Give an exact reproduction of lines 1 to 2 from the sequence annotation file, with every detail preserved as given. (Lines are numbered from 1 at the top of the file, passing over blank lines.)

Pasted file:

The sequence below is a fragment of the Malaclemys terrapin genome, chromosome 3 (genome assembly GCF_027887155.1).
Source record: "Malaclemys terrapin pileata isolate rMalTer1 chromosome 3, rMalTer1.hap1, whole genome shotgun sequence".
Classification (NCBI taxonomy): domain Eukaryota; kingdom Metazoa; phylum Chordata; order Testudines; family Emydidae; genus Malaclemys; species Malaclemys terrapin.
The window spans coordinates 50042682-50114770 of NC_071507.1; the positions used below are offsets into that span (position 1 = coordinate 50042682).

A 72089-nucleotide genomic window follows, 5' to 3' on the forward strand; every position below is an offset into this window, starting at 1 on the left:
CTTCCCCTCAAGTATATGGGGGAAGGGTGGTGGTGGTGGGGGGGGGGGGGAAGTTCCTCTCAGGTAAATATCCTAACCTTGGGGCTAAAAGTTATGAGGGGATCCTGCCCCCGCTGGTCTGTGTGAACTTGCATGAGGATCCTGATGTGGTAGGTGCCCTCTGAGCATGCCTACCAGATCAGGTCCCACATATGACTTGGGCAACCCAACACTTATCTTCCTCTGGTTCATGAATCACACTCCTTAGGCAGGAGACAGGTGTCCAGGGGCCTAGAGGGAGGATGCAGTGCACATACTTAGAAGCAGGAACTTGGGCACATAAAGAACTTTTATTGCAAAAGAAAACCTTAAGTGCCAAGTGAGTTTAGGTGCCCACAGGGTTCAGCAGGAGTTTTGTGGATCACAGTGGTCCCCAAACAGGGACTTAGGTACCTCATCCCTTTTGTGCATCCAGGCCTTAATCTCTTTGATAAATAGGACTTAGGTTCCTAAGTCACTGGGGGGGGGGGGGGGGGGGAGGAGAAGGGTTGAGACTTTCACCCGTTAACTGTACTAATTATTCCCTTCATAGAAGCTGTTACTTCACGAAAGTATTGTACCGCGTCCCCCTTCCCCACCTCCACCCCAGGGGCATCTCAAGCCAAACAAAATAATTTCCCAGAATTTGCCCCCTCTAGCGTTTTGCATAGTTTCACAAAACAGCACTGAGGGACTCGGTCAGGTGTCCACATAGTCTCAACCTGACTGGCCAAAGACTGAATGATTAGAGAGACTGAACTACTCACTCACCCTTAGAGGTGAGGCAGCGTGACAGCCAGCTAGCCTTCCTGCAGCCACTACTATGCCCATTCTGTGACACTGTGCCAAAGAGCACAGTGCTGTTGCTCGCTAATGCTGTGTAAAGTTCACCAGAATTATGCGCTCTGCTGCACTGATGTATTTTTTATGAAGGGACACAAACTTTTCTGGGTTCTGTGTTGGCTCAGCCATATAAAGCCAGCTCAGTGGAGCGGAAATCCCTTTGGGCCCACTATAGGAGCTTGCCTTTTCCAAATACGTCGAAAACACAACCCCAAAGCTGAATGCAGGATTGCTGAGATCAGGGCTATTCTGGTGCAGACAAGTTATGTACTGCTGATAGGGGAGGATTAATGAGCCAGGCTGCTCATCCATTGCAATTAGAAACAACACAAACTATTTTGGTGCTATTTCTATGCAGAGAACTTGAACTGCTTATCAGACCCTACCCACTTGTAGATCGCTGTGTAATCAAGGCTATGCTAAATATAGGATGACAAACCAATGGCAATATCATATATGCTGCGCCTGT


The sequence below is a fragment of the Malaclemys terrapin genome, chromosome 3 (genome assembly GCF_027887155.1).
Source record: "Malaclemys terrapin pileata isolate rMalTer1 chromosome 3, rMalTer1.hap1, whole genome shotgun sequence".